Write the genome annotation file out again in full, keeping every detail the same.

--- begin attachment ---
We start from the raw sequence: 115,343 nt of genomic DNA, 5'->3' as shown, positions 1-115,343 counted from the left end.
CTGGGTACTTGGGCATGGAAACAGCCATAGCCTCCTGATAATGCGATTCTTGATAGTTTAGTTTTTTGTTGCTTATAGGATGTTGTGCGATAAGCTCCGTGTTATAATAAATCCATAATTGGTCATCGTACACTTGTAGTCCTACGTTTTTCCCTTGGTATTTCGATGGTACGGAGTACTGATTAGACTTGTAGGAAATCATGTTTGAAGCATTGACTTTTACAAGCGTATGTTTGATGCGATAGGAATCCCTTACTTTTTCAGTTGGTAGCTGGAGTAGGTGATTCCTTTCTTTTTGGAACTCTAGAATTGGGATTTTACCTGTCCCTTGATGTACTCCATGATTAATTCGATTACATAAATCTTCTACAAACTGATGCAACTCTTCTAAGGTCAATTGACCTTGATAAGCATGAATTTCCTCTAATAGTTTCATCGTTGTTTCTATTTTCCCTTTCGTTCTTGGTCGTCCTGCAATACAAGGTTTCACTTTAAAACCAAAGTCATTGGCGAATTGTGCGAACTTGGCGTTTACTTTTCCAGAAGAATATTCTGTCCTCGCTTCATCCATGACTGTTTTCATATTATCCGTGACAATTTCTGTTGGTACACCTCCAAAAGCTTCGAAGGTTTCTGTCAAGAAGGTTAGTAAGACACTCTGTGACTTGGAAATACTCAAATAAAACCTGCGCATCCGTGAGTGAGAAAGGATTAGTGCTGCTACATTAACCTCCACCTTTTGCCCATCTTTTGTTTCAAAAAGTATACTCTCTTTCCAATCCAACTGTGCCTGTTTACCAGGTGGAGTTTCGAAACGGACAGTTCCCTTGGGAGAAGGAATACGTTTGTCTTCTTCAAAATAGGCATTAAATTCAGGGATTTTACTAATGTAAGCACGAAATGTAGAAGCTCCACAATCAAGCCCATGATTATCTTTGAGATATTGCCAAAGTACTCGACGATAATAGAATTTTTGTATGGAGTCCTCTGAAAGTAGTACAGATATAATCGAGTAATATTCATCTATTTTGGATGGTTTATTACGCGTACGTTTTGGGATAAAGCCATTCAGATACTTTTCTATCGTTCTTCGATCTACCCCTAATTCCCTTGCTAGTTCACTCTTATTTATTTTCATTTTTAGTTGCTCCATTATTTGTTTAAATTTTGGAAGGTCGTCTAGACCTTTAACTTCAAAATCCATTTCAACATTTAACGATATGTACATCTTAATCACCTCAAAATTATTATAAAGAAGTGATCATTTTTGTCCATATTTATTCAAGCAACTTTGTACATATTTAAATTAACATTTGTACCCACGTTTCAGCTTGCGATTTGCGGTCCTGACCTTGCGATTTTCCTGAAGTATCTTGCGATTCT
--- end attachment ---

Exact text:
We start from the raw sequence: 115,343 nt of genomic DNA, 5'->3' as shown, positions 1-115,343 counted from the left end.
CTGGGTACTTGGGCATGGAAACAGCCATAGCCTCCTGATAATGCGATTCTTGATAGTTTAGTTTTTTGTTGCTTATAGGATGTTGTGCGATAAGCTCCGTGTTATAATAAATCCATAATTGGTCATCGTACACTTGTAGTCCTACGTTTTTCCCTTGGTATTTCGATGGTACGGAGTACTGATTAGACTTGTAGGAAATCATGTTTGAAGCATTGACTTTTACAAGCGTATGTTTGATGCGATAGGAATCCCTTACTTTTTCAGTTGGTAGCTGGAGTAGGTGATTCCTTTCTTTTTGGAACTCTAGAATTGGGATTTTACCTGTCCCTTGATGTACTCCATGATTAATTCGATTACATAAATCTTCTACAAACTGATGCAACTCTTCTAAGGTCAATTGACCTTGATAAGCATGAATTTCCTCTAATAGTTTCATCGTTGTTTCTATTTTCCCTTTCGTTCTTGGTCGTCCTGCAATACAAGGTTTCACTTTAAAACCAAAGTCATTGGCGAATTGTGCGAACTTGGCGTTTACTTTTCCAGAAGAATATTCTGTCCTCGCTTCATCCATGACTGTTTTCATATTATCCGTGACAATTTCTGTTGGTACACCTCCAAAAGCTTCGAAGGTTTCTGTCAAGAAGGTTAGTAAGACACTCTGTGACTTGGAAATACTCAAATAAAACCTGCGCATCCGTGAGTGAGAAAGGATTAGTGCTGCTACATTAACCTCCACCTTTTGCCCATCTTTTGTTTCAAAAAGTATACTCTCTTTCCAATCCAACTGTGCCTGTTTACCAGGTGGAGTTTCGAAACGGACAGTTCCCTTGGGAGAAGGAATACGTTTGTCTTCTTCAAAATAGGCATTAAATTCAGGGATTTTACTAATGTAAGCACGAAATGTAGAAGCTCCACAATCAAGCCCATGATTATCTTTGAGATATTGCCAAAGTACTCGACGATAATAGAATTTTTGTATGGAGTCCTCTGAAAGTAGTACAGATATAATCGAGTAATATTCATCTATTTTGGATGGTTTATTACGCGTACGTTTTGGGATAAAGCCATTCAGATACTTTTCTATCGTTCTTCGATCTACCCCTAATTCCCTTGCTAGTTCACTCTTATTTATTTTCATTTTTAGTTGCTCCATTATTTGTTTAAATTTTGGAAGGTCGTCTAGACCTTTAACTTCAAAATCCATTTCAACATTTAACGATATGTACATCTTAATCACCTCAAAATTATTATAAAGAAGTGATCATTTTTGTCCATATTTATTCAAGCAACTTTGTACATATTTAAATTAACATTTGTACCCACGTTTCAGCTTGCGATTTGCGGTCCTGACCTTGCGATTTTCCTGAAGTATCTTGCGATTCT